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cycle_rcr
January 29, 2001, 11:11
Hello everyone,

I got my first kit to build a roommate for my L1A1. Itís an Imbel South American kit.

This one came with a full auto selector. I read in a previous thread that having the selector in the FA position on a semi auto rifle isnít a problem. As I understand the operation, the trigger/sear has a hammer catch in semi that holds the hammer back after firing. The trigger assembly in FA position just lets the hammer go, so it is following the bolt carrier riding on the firing pin as it becomes exposed. Then if the primer is good and hard, the gun will not fire and you will have to rack the operating lever, spit the unfired round and load a fresh one.

So I look at the FA ejector block and see that it has a little pawl that catches the hammer and holds it back until the bolt drops down into the locking recess which also actuates the pawl releasing the hammer.

So I am trying to understand is having the selector in FA position without the FA ejector and pawl a recipe for the slam fire scenario or what. BTW, this board is exceptional for the amount of information shared. Thanks much to the owner, moderators and all the members for being so willing to share.

Best,

Allan

Wadman
January 29, 2001, 12:06
I would avoid having the selector in the FA position. While you can assume that military primers are hard, it's not something I'd want to count on. I've had a round go off when I hit the bolt release to chamber a round (high primer, soft primer, both, who knows?). Fortunately, it was pointed in a safe direction.

I recall a post where someone's rifle went full auto at the range. The problem was attributed to faulty fire control parts. The sear wasn't catching enough of the hammer to hold it back after each shot. The result was some exciting slam fire. It's all fun until a round goes off out of battery.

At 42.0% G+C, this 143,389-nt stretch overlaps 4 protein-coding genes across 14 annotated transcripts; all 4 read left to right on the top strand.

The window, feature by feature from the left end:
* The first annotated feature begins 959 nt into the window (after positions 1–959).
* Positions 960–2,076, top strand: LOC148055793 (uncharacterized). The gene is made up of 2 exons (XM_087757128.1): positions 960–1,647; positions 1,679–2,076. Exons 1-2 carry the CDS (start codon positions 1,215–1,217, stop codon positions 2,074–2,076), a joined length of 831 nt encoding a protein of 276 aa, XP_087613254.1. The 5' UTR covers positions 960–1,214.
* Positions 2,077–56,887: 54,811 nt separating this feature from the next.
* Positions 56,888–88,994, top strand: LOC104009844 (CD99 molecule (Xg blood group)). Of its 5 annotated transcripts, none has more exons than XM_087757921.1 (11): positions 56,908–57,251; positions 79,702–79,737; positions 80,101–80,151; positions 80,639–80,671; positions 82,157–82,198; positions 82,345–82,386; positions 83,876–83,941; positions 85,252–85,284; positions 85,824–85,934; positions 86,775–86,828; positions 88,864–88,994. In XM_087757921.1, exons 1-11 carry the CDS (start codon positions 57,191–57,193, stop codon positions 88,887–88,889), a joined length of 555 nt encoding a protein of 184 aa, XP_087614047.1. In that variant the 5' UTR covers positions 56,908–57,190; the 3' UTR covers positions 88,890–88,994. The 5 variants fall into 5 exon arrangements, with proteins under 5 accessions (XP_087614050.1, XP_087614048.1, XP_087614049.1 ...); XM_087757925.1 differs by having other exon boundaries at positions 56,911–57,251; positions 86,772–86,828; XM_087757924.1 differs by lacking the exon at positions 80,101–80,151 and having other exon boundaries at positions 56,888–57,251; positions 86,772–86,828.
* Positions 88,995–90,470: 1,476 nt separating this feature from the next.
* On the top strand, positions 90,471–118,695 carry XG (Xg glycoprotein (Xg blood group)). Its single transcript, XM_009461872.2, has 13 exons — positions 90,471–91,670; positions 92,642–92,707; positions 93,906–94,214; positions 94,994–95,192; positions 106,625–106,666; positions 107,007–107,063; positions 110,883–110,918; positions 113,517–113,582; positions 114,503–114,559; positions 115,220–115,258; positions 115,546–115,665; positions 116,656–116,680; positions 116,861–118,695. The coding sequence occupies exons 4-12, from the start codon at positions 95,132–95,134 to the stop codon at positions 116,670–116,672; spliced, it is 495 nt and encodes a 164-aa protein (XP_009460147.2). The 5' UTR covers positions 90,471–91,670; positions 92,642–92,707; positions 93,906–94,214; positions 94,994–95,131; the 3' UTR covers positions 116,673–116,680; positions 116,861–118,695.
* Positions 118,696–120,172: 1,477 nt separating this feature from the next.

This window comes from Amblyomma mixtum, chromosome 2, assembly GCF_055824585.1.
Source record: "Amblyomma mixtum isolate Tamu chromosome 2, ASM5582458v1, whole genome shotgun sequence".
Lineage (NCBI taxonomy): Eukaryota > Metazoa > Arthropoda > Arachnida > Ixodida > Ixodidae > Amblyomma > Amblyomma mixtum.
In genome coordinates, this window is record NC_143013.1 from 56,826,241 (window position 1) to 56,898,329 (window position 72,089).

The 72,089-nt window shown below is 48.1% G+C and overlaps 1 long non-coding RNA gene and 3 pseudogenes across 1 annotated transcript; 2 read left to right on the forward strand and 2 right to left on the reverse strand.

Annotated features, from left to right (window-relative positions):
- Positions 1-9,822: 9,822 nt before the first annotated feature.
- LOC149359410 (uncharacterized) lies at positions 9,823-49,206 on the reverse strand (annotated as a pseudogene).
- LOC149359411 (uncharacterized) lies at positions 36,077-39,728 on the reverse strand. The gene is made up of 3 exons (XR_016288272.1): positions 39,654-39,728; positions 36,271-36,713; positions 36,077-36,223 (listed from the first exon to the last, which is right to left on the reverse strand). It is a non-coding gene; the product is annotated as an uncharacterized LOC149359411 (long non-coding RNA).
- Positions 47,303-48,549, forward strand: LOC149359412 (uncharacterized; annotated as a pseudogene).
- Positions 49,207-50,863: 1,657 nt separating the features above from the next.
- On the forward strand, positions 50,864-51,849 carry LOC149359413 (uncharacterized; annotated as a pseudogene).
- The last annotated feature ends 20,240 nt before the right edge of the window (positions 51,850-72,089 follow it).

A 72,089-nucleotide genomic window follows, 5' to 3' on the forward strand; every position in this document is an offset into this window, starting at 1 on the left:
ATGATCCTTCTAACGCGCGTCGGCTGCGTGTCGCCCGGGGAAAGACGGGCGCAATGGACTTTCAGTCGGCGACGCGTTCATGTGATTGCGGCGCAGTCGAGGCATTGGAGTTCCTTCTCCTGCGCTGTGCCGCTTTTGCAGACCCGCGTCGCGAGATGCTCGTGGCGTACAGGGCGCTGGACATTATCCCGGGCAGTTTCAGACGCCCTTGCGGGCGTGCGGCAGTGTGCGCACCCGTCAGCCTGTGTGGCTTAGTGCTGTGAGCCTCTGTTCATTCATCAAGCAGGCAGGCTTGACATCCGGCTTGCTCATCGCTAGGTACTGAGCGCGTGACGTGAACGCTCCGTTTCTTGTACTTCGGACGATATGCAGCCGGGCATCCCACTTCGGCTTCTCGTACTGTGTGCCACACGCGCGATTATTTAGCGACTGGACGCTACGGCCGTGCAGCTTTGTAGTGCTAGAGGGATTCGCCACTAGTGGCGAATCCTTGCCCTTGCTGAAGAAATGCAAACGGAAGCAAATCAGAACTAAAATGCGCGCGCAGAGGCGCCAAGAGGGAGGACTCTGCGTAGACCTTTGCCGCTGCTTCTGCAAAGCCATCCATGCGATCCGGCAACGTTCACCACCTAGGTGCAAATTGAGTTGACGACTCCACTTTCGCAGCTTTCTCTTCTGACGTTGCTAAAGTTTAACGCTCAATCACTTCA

Bruce Allen
January 29, 2001, 12:29
In a good condition there will not be slam fires in a FAL.

As far as the selector being set to auto the most that should happen is the hammer will follow the bolt carrier down after firing the first round and you will wind up with an uncocked hammer.

With a fully functioning select fire FAL there is an additional part in the upper receiver called safety sear. It is held in place by the hinge screw and is spring loaded. As you look down into the receiver while holding the rifle it would be located on the left side. Examine your bolt carrier and you will see two "tabs" on the bottom. One is noticably longer than the other. The long tab is there to trip the safety sear as the bolt carrier slams home and releases the hammer to strike the firing pin after the bolt carrier group is in battery. The saftey sear holds the hammer up a fraction of a second, like a built in hesitation, giving the bolt carrier group time to go into battery.

The weapon should not fire when the hammer just follows the bolt carrier down, without the safety sear, because the carrier group is not in battery when the hammer hits the firing pin.

Also that is why the upper receivers have to be handled by FFL holders as that is the part that the full auto parts would go into if they were milled in the correct spot, and had the correct ejector block.

cycle_rcr
January 29, 2001, 18:05
Sorry duplicate text

[This message has been edited by cycle_rcr (edited January 30, 2001).]

cycle_rcr
January 30, 2001, 14:15
I'm still trying to understand this. In a rifle with the selector in FA position, after the first round is fired, the bolt rebounds, cocks the hammer. The hammer is not caught by the sear and so follows the bolt forward until it comes to rest with the fresh round.

Is there a design feature in the weight of the hammer that prevents it from pushing the firing pin through the primer via inertia?

Sorry to beat this subject so much, but I have actually wittnessed a bolt rifle blow up because of a case rupture. I'm really glad the shooter is still here(Dad).